In humans, sexual stimulation of the penis leads to its erection and ultimately to ejaculation. Ejaculation is the act of expulsion of the seminal fluid from the urethra of the penis. The seminal fluid or semen is comprised of sperm cells and secretions from the sexual glands. These secretions are released at orgasm. Prior to ejaculation though a clear colorless fluid may be emitted from the urethra of an aroused penis and this fluid is called a pre-ejaculate. Not all males though emit a pre-ejaculate prior to ejaculation.
The pre-ejaculate is rich in mucoproteins produced primarily in the bulbourethral glands (or the Cowper's glands). The presence of sperm in pre-ejaculate is arguable though. While there were studies implicating that a pre-ejaculate may have no or have only a few sperm cells1 there were also other studies showing a high sperm cell concentration in a pre-ejaculate2.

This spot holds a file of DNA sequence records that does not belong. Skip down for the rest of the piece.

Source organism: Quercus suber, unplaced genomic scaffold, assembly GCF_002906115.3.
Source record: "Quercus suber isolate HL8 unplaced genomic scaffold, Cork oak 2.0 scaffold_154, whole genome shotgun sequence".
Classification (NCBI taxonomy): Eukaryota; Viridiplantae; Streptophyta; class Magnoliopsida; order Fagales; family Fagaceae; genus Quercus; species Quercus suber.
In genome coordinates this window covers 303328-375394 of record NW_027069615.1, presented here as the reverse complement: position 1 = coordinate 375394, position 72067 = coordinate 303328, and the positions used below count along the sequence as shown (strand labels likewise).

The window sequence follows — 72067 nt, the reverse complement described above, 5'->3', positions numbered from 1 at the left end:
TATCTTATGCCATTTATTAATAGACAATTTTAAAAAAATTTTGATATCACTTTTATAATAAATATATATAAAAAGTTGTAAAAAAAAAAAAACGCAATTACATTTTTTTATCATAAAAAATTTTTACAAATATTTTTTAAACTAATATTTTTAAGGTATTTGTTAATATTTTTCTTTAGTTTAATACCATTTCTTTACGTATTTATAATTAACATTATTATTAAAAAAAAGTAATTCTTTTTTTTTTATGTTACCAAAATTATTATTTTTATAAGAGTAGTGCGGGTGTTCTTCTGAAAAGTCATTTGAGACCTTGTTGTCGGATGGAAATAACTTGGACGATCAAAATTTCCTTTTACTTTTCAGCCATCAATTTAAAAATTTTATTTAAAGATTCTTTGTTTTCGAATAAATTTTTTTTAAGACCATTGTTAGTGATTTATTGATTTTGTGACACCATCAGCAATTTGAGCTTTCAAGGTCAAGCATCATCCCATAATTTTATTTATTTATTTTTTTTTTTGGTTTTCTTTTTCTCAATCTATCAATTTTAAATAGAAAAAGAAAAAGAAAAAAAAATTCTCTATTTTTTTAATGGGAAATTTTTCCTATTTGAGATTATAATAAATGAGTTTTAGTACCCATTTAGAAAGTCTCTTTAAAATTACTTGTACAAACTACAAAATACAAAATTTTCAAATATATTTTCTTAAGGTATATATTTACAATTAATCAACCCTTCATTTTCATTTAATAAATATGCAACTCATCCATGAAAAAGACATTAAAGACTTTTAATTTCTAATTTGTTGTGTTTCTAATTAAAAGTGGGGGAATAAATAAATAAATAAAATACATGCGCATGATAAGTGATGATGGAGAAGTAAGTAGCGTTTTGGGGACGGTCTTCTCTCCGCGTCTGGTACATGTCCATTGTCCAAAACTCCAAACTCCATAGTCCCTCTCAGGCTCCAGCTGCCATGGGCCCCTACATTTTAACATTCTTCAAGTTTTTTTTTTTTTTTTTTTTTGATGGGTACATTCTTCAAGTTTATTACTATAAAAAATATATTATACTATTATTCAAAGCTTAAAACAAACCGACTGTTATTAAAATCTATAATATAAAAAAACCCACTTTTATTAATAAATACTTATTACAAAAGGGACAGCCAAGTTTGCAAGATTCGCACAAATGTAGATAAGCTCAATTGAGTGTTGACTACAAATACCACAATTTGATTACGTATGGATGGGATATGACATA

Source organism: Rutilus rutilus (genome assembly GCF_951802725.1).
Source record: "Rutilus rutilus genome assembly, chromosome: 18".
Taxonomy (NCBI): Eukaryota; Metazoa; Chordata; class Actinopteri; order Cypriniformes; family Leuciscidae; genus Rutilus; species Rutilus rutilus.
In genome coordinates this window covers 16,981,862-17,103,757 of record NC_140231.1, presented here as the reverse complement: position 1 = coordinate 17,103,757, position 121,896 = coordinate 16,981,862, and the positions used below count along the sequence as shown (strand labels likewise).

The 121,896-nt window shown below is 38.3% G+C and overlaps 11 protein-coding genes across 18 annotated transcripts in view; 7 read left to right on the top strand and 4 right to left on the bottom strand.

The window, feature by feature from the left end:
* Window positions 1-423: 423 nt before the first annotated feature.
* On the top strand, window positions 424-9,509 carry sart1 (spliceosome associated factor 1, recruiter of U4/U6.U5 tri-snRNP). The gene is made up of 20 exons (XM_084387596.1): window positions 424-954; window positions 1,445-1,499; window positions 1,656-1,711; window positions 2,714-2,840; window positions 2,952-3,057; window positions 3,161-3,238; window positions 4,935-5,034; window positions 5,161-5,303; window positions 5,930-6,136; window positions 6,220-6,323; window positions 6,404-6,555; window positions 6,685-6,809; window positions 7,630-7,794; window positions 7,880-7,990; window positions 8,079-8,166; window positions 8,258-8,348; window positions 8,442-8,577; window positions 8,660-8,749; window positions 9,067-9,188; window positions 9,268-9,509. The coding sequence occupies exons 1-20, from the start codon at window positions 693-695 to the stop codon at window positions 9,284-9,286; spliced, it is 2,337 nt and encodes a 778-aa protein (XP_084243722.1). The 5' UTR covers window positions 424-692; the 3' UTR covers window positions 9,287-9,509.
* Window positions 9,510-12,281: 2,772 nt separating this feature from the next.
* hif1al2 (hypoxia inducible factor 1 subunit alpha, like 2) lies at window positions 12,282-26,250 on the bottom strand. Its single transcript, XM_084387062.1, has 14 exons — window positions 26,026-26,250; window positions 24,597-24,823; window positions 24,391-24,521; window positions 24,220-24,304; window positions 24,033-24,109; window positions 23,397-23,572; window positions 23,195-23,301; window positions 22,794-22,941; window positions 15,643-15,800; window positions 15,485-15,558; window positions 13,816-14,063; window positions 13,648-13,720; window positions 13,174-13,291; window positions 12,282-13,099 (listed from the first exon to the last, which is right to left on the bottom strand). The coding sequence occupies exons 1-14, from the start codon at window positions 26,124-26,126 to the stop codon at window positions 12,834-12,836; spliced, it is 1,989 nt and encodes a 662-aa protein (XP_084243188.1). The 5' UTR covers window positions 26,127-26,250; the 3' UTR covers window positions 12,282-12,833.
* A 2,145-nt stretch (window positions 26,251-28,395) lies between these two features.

Pre-ejaculate is believed to serve as a lubricant and an acid neutralizer. It helps create a more favourable environment to the sperm cells as they make their way to the ovum within the female reproductive organ.
Word origin: pre- (before) + ejaculate
- pre-ejaculatory fluid
- preseminal fluid
- Cowper's fluid
1 Zukerman Z.; Weiss D.B.; Orvieto R. (April 2003). "Short Communication: Does Preejaculatory Penile Secretion Originating from Cowper's Gland Contain Sperm?". Journal of Assisted Reproduction and Genetics 20 (4): 157–159.
2 Killick SR, Leary C, Trussell J, Guthrie KA. (2011). "Sperm content of pre-ejaculatory fluid". Human Fertility 14 (1): 48–52.